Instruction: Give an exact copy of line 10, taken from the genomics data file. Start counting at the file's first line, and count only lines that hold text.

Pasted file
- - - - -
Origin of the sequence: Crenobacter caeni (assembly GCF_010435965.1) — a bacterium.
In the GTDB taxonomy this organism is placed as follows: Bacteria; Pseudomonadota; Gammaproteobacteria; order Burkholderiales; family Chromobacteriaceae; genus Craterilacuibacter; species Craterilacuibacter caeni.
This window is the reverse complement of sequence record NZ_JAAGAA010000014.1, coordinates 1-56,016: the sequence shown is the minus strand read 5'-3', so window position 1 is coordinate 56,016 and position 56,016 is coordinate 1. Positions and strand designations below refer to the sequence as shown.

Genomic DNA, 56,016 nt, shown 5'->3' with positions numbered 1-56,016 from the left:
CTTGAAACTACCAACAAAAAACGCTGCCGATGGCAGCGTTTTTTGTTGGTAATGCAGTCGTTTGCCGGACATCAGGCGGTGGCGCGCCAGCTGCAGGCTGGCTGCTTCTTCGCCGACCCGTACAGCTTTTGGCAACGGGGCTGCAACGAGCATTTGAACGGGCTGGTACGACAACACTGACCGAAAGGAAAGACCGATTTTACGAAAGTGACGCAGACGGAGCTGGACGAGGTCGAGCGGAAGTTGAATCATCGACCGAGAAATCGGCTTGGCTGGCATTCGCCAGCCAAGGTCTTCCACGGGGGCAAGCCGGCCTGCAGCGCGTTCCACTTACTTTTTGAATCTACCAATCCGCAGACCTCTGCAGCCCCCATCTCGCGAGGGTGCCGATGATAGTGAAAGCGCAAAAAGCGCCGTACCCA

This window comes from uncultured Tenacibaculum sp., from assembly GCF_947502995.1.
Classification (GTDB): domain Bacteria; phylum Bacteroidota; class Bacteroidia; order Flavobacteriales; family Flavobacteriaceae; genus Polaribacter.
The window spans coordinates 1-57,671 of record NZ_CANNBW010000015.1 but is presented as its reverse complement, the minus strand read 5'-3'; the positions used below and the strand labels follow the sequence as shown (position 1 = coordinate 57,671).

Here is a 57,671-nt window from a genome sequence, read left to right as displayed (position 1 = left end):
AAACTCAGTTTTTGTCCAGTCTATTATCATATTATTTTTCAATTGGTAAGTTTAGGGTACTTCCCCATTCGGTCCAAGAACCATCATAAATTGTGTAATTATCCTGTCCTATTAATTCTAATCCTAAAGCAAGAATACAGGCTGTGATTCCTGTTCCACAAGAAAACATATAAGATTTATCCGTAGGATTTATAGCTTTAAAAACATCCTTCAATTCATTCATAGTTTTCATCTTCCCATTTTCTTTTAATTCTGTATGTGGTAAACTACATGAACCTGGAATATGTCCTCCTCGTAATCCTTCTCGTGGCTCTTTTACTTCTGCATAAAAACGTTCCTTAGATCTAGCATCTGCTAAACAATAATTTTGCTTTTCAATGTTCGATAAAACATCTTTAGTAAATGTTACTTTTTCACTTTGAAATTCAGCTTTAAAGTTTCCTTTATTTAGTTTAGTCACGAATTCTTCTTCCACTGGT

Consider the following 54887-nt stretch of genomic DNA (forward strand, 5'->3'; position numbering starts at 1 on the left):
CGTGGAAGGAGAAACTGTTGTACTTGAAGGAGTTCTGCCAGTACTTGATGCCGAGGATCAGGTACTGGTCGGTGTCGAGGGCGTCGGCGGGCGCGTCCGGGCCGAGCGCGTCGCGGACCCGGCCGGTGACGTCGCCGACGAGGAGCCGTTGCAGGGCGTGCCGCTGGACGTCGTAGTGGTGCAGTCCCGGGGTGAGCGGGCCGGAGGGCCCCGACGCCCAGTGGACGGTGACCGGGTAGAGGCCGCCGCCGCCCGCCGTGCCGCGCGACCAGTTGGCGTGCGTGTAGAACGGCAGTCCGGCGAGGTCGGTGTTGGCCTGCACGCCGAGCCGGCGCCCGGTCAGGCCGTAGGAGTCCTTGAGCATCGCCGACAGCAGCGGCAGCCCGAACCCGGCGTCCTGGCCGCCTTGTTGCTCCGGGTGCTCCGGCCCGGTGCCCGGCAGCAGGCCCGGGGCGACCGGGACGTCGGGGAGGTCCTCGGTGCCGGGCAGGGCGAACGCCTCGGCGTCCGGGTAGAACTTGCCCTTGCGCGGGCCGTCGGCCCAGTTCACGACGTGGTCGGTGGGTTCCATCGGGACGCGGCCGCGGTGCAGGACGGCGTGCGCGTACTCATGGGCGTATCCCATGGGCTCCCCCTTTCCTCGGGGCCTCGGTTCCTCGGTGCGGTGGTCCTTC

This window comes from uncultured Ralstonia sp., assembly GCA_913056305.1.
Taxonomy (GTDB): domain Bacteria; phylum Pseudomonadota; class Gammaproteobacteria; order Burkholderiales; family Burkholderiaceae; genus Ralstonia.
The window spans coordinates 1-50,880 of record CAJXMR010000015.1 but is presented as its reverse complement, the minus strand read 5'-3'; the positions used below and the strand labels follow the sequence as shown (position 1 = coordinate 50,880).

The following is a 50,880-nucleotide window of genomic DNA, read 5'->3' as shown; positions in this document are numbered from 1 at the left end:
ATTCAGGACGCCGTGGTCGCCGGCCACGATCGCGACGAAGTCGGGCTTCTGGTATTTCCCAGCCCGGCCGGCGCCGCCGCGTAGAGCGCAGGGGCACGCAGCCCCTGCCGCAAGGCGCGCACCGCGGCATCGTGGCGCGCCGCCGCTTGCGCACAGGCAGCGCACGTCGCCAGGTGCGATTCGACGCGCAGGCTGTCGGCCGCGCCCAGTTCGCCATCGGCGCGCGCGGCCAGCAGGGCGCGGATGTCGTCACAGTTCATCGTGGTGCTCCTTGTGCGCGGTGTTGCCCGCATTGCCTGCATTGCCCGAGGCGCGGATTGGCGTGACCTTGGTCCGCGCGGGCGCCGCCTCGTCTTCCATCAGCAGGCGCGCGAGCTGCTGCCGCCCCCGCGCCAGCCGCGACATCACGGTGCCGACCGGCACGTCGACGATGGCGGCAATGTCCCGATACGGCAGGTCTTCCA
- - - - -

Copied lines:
AAACTCAGTTTTTGTCCAGTCTATTATCATATTATTTTTCAATTGGTAAGTTTAGGGTACTTCCCCATTCGGTCCAAGAACCATCATAAATTGTGTAATTATCCTGTCCTATTAATTCTAATCCTAAAGCAAGAATACAGGCTGTGATTCCTGTTCCACAAGAAAACATATAAGATTTATCCGTAGGATTTATAGCTTTAAAAACATCCTTCAATTCATTCATAGTTTTCATCTTCCCATTTTCTTTTAATTCTGTATGTGGTAAACTACATGAACCTGGAATATGTCCTCCTCGTAATCCTTCTCGTGGCTCTTTTACTTCTGCATAAAAACGTTCCTTAGATCTAGCATCTGCTAAACAATAATTTTGCTTTTCAATGTTCGATAAAACATCTTTAGTAAATGTTACTTTTTCACTTTGAAATTCAGCTTTAAAGTTTCCTTTATTTAGTTTAGTCACGAATTCTTCTTCCACTGGT